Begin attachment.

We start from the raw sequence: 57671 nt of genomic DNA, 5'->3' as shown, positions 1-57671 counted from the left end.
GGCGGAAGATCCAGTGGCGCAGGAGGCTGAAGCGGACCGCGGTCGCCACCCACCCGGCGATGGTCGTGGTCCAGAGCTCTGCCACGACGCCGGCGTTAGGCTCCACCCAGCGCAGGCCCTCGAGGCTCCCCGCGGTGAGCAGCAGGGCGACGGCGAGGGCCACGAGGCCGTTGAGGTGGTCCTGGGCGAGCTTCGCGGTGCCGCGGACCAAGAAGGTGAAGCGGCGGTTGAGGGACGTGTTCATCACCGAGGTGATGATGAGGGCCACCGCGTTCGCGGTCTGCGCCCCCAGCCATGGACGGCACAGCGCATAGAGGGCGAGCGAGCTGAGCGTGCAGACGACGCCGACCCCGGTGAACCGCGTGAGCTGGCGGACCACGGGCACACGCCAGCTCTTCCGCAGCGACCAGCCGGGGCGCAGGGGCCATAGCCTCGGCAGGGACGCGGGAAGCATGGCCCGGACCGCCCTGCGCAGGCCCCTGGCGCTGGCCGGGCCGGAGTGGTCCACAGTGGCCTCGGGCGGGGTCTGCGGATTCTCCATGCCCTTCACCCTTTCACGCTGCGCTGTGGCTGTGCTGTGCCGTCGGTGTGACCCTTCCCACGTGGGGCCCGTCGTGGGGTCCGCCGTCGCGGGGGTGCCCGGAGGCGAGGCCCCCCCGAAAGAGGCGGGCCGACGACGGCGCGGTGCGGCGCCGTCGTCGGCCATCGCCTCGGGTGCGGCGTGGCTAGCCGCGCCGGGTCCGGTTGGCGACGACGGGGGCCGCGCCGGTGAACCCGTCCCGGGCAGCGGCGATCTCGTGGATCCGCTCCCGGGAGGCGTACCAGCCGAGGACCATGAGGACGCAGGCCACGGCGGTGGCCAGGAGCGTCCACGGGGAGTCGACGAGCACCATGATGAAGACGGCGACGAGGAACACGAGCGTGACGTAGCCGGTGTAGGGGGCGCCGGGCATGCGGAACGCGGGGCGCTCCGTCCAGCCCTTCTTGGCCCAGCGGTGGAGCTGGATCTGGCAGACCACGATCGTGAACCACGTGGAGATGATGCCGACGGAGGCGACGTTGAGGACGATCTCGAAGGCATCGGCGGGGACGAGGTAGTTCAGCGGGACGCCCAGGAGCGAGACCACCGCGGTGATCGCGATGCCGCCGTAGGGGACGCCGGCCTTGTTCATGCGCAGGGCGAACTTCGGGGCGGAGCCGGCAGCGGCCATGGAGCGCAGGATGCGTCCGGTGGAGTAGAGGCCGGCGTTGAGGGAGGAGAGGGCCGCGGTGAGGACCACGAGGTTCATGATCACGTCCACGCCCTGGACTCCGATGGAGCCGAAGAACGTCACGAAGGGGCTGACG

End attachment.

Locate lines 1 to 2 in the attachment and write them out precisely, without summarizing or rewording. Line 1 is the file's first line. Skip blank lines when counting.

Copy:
We start from the raw sequence: 57671 nt of genomic DNA, 5'->3' as shown, positions 1-57671 counted from the left end.
GGCGGAAGATCCAGTGGCGCAGGAGGCTGAAGCGGACCGCGGTCGCCACCCACCCGGCGATGGTCGTGGTCCAGAGCTCTGCCACGACGCCGGCGTTAGGCTCCACCCAGCGCAGGCCCTCGAGGCTCCCCGCGGTGAGCAGCAGGGCGACGGCGAGGGCCACGAGGCCGTTGAGGTGGTCCTGGGCGAGCTTCGCGGTGCCGCGGACCAAGAAGGTGAAGCGGCGGTTGAGGGACGTGTTCATCACCGAGGTGATGATGAGGGCCACCGCGTTCGCGGTCTGCGCCCCCAGCCATGGACGGCACAGCGCATAGAGGGCGAGCGAGCTGAGCGTGCAGACGACGCCGACCCCGGTGAACCGCGTGAGCTGGCGGACCACGGGCACACGCCAGCTCTTCCGCAGCGACCAGCCGGGGCGCAGGGGCCATAGCCTCGGCAGGGACGCGGGAAGCATGGCCCGGACCGCCCTGCGCAGGCCCCTGGCGCTGGCCGGGCCGGAGTGGTCCACAGTGGCCTCGGGCGGGGTCTGCGGATTCTCCATGCCCTTCACCCTTTCACGCTGCGCTGTGGCTGTGCTGTGCCGTCGGTGTGACCCTTCCCACGTGGGGCCCGTCGTGGGGTCCGCCGTCGCGGGGGTGCCCGGAGGCGAGGCCCCCCCGAAAGAGGCGGGCCGACGACGGCGCGGTGCGGCGCCGTCGTCGGCCATCGCCTCGGGTGCGGCGTGGCTAGCCGCGCCGGGTCCGGTTGGCGACGACGGGGGCCGCGCCGGTGAACCCGTCCCGGGCAGCGGCGATCTCGTGGATCCGCTCCCGGGAGGCGTACCAGCCGAGGACCATGAGGACGCAGGCCACGGCGGTGGCCAGGAGCGTCCACGGGGAGTCGACGAGCACCATGATGAAGACGGCGACGAGGAACACGAGCGTGACGTAGCCGGTGTAGGGGGCGCCGGGCATGCGGAACGCGGGGCGCTCCGTCCAGCCCTTCTTGGCCCAGCGGTGGAGCTGGATCTGGCAGACCACGATCGTGAACCACGTGGAGATGATGCCGACGGAGGCGACGTTGAGGACGATCTCGAAGGCATCGGCGGGGACGAGGTAGTTCAGCGGGACGCCCAGGAGCGAGACCACCGCGGTGATCGCGATGCCGCCGTAGGGGACGCCGGCCTTGTTCATGCGCAGGGCGAACTTCGGGGCGGAGCCGGCAGCGGCCATGGAGCGCAGGATGCGTCCGGTGGAGTAGAGGCCGGCGTTGAGGGAGGAGAGGGCCGCGGTGAGGACCACGAGGTTCATGATCACGTCCACGCCCTGGACTCCGATGGAGCCGAAGAACGTCACGAAGGGGCTGACG